The Fear of Burnout

Walters People warn of impact as companies return to the office.

Research from Walters People has found 47 per cent of managers fear their employees are at risk of burnout upon returning to the office. As the UK workforce experienced ‘boomerang’ productivity levels during lockdown – at its peak 35 per cent reported an increase in productivity, and at its lowest 28 per cent reported a decrease in productivity – a third of professionals (30 per cent) stated that their ‘yo-yo’ productivity levels during lockdown led to a decline in their mental health or wellbeing. By definition, a significant proportion of the UK workforce may have suffered from workplace burnout during lockdown – and now almost half of managers (47 per cent) fear there will be a similar boomerang-style impact on productivity levels once offices are able to reopen.

A total of 62 per cent of professionals have suffered from a workplace burnout symptoms at some point in their career, with the World Health Organisation characterising burn-out by three dimensions:

  • feelings of energy depletion or exhaustion;
  • increased mental distance from one’s job, or feelings of negativism or cynicism related to one’s job; and
  • reduced professional efficacy.

Social isolation (40 per cent), lack of communication with colleagues and co-workers (28 per cent), and working longer hours (22 per cent) have been the primary contributors of causing workplace burnout symptoms during lockdown.

“Pre-lockdown a culture of ‘the harder you work, the more successful you’ll be’ was really beginning to gather momentum,’ says Phill Westcott, director of Walters People. “We’d see successful and high-profile business owners talk about their 4am alarm-clock and how they’d do a day’s work before anyone around them had their first sip of coffee. Over-working became a glamourised notion – yet having a lie-in or taking extra walks during your working day were not being equated to success in the same way.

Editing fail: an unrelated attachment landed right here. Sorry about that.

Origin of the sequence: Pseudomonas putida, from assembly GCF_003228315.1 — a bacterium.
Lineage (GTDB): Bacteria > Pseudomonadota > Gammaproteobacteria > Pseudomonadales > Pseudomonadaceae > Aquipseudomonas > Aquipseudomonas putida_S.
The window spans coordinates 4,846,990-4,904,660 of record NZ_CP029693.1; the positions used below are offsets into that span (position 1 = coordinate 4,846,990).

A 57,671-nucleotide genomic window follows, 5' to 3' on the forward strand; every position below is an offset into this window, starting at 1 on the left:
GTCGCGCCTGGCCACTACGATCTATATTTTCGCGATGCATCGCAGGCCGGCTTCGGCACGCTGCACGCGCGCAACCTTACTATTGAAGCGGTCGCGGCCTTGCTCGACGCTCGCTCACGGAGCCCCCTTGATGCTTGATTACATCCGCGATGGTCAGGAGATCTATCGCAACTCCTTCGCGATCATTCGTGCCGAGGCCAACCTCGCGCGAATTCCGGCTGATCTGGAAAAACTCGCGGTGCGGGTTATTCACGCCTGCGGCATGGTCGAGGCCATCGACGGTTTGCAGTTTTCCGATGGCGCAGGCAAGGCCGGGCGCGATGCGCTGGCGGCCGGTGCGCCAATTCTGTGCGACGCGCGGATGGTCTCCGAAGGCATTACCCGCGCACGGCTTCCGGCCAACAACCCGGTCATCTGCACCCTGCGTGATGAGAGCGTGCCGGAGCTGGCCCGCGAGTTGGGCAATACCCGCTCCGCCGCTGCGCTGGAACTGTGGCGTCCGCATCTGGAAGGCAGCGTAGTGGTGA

“Lockdown has highlighted to employers and employees alike that increased flexibility, working less hours, and including more ‘me time’ into your working day can actually increase productivity, creativity, and overall work-ethic,” he continues.

Westcott believes the challenge will now be for managers to maintain that level of autonomy, freedom and flexibility with staff once offices re-open. In order to move away from such high figures of burnout managers need to appreciate that an empty desk does not mean employees aren’t working.

The research also found 32 per cent of employees are expecting an improvement to be made to wellbeing policies upon return to the office – however over a third of companies fear that their leadership team are not equipped to handle new ways of working. Indeed, employers stated that their management team needed to be more empathetic to work/life balance (74 per cent), focus on outcomes rather than time spent (65 per cent), improve their understanding of mental health & wellbeing (52 per cent), and create more time for collaboration rather than adopting a top-down management method (36 per cent).

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